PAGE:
I'll tell you two things directly, to avoid misunderstanding:
  1. As you well know, the impression that one forms during reading is always influenced by his mood. This brings us to point number 2
  2. I dislike reading from my computer (and yes, I've had to read this one from my faithful monitior)
This out of the way, let's get to the essence of things: "Return of the Crimson Guard" is basically – tepid.

Ian Cameron Esslemont has decided to write an epic book. Taking us over several continents (or at least island chains) he brings us to the continent of Quon Tali. We visit numerous locations, previously only hinted at – Unta, the dreaded Stormwall, more of otataral mines, Wickan planes and of course Li Heng and lands of Seti. And all of these will leave you unsatisfied.
Unta and Li Heng have no soul, Stomwall it's function and his assailants still remain a mystery, otataral mines seem more like an prison camp for elderly and senile, and lands of Seti and Wickans nothing but a green blots in the distance. True, the main worldbuilding has been done by Esslemont and Erikson years ago, but still one expects something more tangible when it comes to local geography. So don't expect Seven Cities or Darujhistan from MBoF, or even Malaz city from "Night of Knives". Here the places are no more than badly painted scenography in front of which the story unravels.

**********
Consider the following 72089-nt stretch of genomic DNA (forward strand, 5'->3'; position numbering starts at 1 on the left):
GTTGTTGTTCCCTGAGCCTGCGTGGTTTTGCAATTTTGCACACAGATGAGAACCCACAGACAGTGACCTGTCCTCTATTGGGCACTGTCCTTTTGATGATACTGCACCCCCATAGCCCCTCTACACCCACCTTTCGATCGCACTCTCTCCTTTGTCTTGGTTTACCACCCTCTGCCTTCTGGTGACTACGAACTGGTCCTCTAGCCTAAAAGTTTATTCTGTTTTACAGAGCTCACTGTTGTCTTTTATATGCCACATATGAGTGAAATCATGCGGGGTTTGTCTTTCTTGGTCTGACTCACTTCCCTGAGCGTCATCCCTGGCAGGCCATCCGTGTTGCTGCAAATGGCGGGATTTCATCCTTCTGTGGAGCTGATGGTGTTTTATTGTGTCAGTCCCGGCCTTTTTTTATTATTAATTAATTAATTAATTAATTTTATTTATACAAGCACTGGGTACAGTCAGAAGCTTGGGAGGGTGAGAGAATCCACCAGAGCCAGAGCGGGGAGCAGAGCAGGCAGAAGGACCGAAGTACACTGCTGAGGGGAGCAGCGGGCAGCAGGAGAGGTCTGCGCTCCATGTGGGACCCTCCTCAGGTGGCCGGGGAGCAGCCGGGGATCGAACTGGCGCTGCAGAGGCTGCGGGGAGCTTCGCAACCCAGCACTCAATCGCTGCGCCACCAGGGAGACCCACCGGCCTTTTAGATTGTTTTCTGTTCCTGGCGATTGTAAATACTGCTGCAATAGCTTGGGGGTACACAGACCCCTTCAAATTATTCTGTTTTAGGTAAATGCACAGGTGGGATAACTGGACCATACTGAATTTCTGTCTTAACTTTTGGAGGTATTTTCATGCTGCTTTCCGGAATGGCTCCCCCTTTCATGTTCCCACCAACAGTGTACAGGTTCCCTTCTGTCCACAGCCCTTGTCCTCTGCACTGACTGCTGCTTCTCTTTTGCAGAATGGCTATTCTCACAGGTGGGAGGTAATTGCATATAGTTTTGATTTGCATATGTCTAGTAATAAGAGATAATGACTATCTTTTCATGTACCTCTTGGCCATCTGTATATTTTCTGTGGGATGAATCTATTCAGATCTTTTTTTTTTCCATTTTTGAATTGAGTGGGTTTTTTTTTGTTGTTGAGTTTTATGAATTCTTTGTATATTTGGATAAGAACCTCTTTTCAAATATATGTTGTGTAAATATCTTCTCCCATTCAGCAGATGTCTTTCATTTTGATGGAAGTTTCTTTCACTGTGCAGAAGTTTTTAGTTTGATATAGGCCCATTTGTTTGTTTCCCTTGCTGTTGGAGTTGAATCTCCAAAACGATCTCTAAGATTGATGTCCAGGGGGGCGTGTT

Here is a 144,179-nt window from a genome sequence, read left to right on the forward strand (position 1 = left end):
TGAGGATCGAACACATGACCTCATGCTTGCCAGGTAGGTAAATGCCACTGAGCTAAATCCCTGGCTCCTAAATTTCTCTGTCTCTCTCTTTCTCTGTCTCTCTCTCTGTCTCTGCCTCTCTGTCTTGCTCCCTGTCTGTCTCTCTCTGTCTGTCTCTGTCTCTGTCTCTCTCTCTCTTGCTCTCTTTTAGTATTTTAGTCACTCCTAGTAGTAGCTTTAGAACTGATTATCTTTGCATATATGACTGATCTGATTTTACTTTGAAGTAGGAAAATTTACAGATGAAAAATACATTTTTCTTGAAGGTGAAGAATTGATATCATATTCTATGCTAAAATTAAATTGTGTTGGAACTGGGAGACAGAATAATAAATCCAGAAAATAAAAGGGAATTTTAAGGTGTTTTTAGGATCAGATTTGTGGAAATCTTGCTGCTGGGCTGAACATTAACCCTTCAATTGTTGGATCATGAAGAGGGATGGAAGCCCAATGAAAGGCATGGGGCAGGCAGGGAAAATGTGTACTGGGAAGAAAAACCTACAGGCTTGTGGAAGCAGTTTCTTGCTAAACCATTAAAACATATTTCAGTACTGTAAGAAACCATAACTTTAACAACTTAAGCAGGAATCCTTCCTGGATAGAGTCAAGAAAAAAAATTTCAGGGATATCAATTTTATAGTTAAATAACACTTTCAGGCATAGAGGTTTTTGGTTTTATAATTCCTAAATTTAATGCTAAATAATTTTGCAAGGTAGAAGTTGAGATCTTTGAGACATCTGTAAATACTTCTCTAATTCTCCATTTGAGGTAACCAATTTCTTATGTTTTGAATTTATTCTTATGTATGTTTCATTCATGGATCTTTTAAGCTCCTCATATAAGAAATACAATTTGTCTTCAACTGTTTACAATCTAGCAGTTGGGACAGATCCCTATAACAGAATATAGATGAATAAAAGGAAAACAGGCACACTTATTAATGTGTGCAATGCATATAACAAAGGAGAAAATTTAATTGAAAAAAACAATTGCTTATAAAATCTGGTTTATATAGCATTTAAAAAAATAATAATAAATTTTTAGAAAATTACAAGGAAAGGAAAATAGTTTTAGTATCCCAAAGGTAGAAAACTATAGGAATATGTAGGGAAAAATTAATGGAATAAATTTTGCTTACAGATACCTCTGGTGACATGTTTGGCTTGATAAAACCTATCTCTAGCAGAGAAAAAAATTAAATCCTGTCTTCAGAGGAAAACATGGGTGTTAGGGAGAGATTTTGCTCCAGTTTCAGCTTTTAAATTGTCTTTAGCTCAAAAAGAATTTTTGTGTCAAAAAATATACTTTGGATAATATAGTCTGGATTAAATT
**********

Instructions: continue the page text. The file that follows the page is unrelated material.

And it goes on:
And the story itself again is epic. It's the clash of mighty: Lassen and her army, the insurgents that outnumber them greatly, besieged city forced to desperate solutions and of course almost ascended-level Crimson Guard… and all this for nought.
The descriptions of the clashes are usually too disorganised, sometimes, especially in the last part of the book that describes the conflict around Li Heng Esslemont jumps so much from one part of the battlefield to another that you completely loose the main thread for every single piece of mosaic, and for turning of wheels and consequences it brings. The unveiling of the Kurald Galain for instance, that is suppose to present a monumental milestone in the conflict is watered down completely when the story simply runs its course unabated making it look as an afterthought. And less we say about Tayschrenns dues ex machine appearance toward the end the better.